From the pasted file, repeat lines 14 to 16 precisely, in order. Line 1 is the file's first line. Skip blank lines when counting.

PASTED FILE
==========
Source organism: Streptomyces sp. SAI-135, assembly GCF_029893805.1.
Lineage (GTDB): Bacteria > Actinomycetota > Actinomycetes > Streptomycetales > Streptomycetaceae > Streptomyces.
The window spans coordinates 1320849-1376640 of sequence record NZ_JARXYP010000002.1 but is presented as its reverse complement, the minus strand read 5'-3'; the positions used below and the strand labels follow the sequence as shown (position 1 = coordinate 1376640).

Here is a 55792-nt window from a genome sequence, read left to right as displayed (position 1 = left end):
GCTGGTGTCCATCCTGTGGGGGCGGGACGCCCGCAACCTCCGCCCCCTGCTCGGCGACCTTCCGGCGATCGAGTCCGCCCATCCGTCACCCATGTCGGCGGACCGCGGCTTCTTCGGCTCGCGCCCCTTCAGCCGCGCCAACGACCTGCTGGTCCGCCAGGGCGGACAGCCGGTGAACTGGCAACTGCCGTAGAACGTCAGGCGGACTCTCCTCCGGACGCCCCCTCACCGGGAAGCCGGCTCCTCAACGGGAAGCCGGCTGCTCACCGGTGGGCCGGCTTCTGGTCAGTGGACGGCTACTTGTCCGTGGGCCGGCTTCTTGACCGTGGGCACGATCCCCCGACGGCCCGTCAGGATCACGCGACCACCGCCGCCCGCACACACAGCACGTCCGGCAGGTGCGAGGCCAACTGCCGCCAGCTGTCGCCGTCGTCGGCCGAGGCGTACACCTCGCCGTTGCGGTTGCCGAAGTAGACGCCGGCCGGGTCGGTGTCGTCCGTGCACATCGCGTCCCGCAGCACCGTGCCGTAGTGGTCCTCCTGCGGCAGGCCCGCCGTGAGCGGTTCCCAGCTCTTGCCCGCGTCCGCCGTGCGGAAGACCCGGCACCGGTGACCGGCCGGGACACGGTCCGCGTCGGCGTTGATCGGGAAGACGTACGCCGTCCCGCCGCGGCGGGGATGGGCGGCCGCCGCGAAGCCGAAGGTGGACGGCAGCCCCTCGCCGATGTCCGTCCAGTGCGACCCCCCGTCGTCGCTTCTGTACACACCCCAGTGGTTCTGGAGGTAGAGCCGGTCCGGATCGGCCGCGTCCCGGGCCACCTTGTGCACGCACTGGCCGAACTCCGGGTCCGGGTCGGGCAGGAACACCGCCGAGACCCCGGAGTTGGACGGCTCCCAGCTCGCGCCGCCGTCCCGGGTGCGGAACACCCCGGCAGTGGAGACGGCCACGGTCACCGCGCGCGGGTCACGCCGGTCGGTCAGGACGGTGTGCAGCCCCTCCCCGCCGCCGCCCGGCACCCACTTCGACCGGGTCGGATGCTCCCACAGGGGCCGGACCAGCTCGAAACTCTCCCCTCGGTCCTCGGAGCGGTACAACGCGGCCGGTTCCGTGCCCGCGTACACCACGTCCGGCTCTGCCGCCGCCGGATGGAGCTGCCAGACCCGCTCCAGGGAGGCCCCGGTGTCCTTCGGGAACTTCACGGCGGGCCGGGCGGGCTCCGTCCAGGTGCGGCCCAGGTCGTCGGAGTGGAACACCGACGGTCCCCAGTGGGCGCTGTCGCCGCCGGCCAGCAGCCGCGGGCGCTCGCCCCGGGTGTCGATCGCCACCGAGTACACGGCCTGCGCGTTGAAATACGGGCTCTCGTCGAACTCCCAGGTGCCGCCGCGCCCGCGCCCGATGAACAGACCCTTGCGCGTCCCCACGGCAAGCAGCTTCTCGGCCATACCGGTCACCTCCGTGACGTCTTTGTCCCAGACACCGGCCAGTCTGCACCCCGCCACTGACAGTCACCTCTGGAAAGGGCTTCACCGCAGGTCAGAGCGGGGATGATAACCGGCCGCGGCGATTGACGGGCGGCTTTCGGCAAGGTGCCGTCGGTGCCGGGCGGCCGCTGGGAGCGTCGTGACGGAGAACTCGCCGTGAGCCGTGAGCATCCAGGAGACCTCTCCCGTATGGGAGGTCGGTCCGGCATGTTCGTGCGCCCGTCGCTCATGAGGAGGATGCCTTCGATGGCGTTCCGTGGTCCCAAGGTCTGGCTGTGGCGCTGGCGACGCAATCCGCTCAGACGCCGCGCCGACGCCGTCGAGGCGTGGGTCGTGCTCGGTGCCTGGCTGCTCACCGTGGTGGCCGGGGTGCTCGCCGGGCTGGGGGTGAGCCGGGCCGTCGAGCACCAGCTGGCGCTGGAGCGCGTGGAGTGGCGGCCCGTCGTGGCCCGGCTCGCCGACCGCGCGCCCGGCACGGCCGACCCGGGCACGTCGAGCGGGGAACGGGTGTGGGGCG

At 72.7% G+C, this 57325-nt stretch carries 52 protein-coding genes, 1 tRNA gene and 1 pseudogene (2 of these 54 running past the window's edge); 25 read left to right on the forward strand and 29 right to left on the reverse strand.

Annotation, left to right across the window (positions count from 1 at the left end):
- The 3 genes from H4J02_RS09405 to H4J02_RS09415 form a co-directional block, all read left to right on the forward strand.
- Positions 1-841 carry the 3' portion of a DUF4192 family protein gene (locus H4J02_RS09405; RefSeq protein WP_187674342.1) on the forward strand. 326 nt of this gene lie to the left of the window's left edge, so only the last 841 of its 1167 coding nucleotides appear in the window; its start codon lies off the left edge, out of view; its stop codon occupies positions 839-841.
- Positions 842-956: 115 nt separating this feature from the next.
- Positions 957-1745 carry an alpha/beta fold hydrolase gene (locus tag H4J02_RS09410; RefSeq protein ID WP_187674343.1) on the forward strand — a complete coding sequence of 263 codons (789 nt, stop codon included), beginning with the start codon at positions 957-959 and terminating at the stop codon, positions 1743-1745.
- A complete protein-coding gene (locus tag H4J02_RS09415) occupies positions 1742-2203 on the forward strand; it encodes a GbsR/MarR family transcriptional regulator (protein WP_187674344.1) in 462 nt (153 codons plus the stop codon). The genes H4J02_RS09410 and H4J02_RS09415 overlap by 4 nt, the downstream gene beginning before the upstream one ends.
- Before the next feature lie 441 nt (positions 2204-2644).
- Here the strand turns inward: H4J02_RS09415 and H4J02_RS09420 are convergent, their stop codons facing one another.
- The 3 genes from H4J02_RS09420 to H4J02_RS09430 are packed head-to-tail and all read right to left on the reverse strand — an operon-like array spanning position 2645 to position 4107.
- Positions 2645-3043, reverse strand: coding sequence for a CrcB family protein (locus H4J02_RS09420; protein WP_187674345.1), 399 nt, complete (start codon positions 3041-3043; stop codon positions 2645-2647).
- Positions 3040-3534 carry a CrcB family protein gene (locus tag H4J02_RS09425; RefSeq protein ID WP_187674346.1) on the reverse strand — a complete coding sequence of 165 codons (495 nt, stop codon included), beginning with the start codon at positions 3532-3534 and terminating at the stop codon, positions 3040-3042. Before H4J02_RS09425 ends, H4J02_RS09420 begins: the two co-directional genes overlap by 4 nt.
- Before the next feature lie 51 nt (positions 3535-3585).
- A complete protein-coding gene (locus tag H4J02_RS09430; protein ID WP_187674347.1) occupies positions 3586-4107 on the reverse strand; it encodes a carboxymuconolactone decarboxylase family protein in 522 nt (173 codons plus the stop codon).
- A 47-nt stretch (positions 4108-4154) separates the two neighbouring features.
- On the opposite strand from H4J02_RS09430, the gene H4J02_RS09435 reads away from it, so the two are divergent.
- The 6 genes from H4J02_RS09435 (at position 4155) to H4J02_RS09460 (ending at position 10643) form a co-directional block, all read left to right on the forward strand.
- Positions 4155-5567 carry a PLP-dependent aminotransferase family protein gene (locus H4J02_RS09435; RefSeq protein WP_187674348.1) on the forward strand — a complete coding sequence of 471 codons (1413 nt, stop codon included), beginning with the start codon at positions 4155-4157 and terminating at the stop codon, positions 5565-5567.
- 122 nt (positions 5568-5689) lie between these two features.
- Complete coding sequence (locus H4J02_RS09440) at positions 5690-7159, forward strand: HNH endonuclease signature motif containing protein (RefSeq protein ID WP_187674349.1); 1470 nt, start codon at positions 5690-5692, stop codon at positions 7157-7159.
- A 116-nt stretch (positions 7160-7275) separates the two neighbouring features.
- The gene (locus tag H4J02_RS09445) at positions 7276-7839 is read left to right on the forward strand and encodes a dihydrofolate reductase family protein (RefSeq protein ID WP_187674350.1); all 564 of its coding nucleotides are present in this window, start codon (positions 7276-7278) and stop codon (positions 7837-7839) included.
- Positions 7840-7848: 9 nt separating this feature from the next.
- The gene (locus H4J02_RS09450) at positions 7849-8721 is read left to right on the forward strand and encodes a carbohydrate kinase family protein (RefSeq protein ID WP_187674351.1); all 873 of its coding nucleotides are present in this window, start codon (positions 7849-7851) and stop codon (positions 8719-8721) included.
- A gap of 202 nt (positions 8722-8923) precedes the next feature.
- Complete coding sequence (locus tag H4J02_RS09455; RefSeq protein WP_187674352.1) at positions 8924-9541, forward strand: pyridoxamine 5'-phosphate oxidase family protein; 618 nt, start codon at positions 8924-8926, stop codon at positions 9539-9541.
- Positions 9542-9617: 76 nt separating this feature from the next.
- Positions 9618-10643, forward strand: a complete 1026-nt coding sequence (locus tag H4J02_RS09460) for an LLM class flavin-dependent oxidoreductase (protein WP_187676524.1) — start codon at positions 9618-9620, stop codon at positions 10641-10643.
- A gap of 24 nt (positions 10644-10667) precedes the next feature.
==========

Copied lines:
- Here the strand turns inward: H4J02_RS09415 and H4J02_RS09420 are convergent, their stop codons facing one another.
- The 3 genes from H4J02_RS09420 to H4J02_RS09430 are packed head-to-tail and all read right to left on the reverse strand — an operon-like array spanning position 2645 to position 4107.
- Positions 2645-3043, reverse strand: coding sequence for a CrcB family protein (locus H4J02_RS09420; protein WP_187674345.1), 399 nt, complete (start codon positions 3041-3043; stop codon positions 2645-2647).